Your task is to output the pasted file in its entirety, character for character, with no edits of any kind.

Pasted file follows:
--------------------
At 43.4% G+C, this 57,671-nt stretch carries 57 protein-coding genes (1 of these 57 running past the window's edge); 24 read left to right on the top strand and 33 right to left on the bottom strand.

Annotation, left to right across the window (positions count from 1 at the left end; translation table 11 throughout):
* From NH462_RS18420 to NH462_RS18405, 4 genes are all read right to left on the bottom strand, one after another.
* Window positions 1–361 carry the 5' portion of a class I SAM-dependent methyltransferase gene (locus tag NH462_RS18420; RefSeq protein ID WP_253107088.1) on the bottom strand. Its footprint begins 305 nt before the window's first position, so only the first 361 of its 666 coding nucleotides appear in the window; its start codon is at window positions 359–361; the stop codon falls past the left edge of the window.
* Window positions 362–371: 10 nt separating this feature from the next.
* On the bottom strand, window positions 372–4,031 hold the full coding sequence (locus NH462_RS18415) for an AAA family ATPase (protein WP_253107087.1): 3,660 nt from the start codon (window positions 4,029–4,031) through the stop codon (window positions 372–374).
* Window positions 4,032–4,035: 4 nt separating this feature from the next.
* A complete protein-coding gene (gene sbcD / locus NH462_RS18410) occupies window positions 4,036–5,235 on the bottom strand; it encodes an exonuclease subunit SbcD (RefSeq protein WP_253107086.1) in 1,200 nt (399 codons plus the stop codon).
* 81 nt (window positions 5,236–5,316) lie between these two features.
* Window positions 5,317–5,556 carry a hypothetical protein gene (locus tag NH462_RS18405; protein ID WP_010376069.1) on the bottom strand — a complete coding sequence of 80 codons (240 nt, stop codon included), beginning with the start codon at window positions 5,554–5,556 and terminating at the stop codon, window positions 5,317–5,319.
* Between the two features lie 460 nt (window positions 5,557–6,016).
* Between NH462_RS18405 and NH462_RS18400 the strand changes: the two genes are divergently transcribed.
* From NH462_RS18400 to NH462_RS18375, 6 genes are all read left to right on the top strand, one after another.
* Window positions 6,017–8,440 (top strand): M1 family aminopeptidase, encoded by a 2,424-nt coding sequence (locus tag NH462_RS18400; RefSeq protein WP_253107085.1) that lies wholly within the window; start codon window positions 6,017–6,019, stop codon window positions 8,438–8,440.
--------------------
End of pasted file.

At 43.4% G+C, this 57,671-nt stretch carries 57 protein-coding genes (1 of these 57 running past the window's edge); 24 read left to right on the top strand and 33 right to left on the bottom strand.

Annotation, left to right across the window (positions count from 1 at the left end; translation table 11 throughout):
* From NH462_RS18420 to NH462_RS18405, 4 genes are all read right to left on the bottom strand, one after another.
* Window positions 1–361 carry the 5' portion of a class I SAM-dependent methyltransferase gene (locus tag NH462_RS18420; RefSeq protein ID WP_253107088.1) on the bottom strand. Its footprint begins 305 nt before the window's first position, so only the first 361 of its 666 coding nucleotides appear in the window; its start codon is at window positions 359–361; the stop codon falls past the left edge of the window.
* Window positions 362–371: 10 nt separating this feature from the next.
* On the bottom strand, window positions 372–4,031 hold the full coding sequence (locus NH462_RS18415) for an AAA family ATPase (protein WP_253107087.1): 3,660 nt from the start codon (window positions 4,029–4,031) through the stop codon (window positions 372–374).
* Window positions 4,032–4,035: 4 nt separating this feature from the next.
* A complete protein-coding gene (gene sbcD / locus NH462_RS18410) occupies window positions 4,036–5,235 on the bottom strand; it encodes an exonuclease subunit SbcD (RefSeq protein WP_253107086.1) in 1,200 nt (399 codons plus the stop codon).
* 81 nt (window positions 5,236–5,316) lie between these two features.
* Window positions 5,317–5,556 carry a hypothetical protein gene (locus tag NH462_RS18405; protein ID WP_010376069.1) on the bottom strand — a complete coding sequence of 80 codons (240 nt, stop codon included), beginning with the start codon at window positions 5,554–5,556 and terminating at the stop codon, window positions 5,317–5,319.
* Between the two features lie 460 nt (window positions 5,557–6,016).
* Between NH462_RS18405 and NH462_RS18400 the strand changes: the two genes are divergently transcribed.
* From NH462_RS18400 to NH462_RS18375, 6 genes are all read left to right on the top strand, one after another.
* Window positions 6,017–8,440 (top strand): M1 family aminopeptidase, encoded by a 2,424-nt coding sequence (locus tag NH462_RS18400; RefSeq protein WP_253107085.1) that lies wholly within the window; start codon window positions 6,017–6,019, stop codon window positions 8,438–8,440.